Study: Bottles, Sippy Cups and Pacifiers Can Hurt Kids
May 14, 2012
by Sasha Emmons
Your baby’s ba-ba or binky are probably associated with cozy comfort, but a new study finds that they can actually cause injury, a risk that is increased if they are used beyond the recommended ages. In fact, according to data from National Electronic Injury Surveillance System, a child is taken to the emergency room for a bottle, sippy cup or pacifier-related injury approximately every four hours.
Plus: 10 Clever Ways to Say Goodbye to the Binky
The study, published in Pediatrics, looked at data for kids 3 and under over a 20-year period, and found a surprising number of injuries caused usually when children fell with a bottle, sippy cup or pacifier in their mouth, resulting in cuts, bruises, broken teeth or other problems. Bottle injuries comprised 66 percent of the ER visits, followed by pacifiers at 20 percent, and sippy cups at 14 percent. Dr. Sarah A. Keim, the study’s author and a researcher at Nationwide Children’s Hospital in Columbus,Ohio, says the actual numbers of cases is almost certainly higher, since it doesn’t include those that didn’t seek treatment at the ER.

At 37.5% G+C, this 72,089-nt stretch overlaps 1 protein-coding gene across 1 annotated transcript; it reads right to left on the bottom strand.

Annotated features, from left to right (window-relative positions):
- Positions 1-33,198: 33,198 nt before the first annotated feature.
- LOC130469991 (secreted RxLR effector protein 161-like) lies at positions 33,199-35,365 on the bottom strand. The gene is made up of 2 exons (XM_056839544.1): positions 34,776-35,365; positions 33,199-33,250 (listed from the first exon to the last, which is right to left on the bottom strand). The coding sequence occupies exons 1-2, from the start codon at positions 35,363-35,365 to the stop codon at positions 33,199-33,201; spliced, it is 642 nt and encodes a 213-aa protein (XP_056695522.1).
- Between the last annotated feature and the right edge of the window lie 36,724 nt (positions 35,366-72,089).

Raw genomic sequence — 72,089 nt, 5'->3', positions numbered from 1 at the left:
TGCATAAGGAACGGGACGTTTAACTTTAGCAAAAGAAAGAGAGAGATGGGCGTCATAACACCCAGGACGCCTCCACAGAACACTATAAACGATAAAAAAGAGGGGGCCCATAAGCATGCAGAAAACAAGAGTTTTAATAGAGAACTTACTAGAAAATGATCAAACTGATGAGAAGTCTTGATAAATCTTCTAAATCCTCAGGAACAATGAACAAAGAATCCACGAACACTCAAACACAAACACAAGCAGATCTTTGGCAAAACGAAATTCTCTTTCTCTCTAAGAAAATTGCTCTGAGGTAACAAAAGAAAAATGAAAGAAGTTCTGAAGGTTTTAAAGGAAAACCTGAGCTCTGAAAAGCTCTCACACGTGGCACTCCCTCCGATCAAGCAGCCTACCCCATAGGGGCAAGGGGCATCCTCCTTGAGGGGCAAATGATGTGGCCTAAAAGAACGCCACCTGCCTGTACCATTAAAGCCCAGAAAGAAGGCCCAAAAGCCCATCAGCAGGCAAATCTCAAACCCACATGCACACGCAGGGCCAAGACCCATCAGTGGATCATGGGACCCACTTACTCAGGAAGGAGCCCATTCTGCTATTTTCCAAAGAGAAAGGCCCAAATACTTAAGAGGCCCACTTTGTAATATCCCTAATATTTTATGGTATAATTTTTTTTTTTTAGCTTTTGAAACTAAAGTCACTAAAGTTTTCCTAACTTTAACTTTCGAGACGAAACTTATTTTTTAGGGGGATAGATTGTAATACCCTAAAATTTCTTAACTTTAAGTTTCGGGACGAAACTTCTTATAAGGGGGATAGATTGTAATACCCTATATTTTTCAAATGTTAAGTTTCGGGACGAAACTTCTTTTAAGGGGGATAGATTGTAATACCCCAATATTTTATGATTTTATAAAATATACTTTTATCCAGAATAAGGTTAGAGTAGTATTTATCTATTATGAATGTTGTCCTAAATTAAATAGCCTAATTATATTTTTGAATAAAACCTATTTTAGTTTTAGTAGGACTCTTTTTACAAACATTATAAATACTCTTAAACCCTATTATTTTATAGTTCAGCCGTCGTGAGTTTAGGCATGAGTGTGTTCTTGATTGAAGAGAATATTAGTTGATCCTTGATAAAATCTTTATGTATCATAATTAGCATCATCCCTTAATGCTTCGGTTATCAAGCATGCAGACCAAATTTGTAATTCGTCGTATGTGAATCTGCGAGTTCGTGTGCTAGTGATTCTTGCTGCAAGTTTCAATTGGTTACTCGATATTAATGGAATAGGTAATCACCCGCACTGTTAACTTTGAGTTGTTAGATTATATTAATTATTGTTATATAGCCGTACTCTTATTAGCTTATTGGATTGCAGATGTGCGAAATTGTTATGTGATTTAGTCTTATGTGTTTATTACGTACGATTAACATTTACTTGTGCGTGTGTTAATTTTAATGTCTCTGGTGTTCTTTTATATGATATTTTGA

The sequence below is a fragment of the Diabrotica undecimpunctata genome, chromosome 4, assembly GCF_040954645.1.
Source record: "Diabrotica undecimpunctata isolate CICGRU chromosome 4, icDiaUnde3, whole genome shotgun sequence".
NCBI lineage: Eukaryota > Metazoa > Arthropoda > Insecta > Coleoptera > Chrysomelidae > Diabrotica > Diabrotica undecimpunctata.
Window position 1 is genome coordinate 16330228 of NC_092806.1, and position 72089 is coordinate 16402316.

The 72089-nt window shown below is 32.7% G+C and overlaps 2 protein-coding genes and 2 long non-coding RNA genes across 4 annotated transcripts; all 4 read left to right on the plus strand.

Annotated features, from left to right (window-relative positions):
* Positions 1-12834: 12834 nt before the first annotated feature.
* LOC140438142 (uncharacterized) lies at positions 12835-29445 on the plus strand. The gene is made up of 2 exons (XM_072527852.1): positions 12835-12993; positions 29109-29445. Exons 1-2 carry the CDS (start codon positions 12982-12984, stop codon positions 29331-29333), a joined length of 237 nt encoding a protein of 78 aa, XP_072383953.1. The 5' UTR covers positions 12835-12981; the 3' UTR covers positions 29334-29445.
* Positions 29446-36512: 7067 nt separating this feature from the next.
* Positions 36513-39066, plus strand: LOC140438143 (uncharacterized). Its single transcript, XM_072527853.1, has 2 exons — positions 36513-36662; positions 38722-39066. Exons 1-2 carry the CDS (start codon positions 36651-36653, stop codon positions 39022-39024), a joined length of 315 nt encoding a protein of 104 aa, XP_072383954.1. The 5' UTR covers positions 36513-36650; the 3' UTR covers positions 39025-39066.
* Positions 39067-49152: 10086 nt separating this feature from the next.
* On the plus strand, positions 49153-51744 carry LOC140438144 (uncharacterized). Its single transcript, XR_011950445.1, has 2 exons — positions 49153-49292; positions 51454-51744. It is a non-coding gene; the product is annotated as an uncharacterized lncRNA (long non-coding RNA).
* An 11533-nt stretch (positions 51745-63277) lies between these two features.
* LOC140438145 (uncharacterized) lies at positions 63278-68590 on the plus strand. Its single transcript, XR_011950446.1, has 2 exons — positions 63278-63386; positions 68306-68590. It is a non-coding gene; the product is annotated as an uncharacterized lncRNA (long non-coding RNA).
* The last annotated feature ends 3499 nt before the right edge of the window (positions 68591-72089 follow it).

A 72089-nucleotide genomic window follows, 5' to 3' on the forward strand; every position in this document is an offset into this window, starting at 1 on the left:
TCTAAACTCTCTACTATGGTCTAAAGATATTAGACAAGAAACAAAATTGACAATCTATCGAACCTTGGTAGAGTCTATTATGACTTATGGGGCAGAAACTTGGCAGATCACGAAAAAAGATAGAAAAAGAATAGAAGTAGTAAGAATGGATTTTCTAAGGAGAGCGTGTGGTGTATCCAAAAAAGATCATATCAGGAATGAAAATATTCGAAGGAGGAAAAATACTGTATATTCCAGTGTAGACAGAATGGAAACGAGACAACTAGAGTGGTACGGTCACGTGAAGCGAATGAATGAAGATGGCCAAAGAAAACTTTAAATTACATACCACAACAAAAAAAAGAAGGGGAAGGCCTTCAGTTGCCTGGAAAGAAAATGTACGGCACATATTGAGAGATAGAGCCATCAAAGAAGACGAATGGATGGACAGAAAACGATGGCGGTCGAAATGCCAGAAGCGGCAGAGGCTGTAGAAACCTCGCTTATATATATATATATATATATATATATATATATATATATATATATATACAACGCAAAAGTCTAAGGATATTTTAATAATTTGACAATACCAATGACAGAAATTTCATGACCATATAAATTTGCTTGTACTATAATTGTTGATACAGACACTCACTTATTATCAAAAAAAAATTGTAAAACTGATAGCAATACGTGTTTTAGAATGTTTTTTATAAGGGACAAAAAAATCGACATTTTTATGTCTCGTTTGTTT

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While medical experts recommend discontinuing the bottle at around one year of age, about the same time many kids are learning to walk, many parents have a hard time breaking their kids of the habit. However, according to Dr. Keim’s estimate, about 80 percent of the injuries in the study could have been prevented by following AAP guidelines of eliminating a pacifier at around 6 months, the bottle around the first birthday, and a sippy cup as soon as your child can handle it, usually before age 2. That’s not because lidless cups are less dangerous in a fall, but because parents are more likely to insist their kids sit still while using them.
Plus: How to Get Rid of the Bottle
When did your child give up the bottle? Have any of your children ever gotten hurt by a bottle, binky or sippy cups?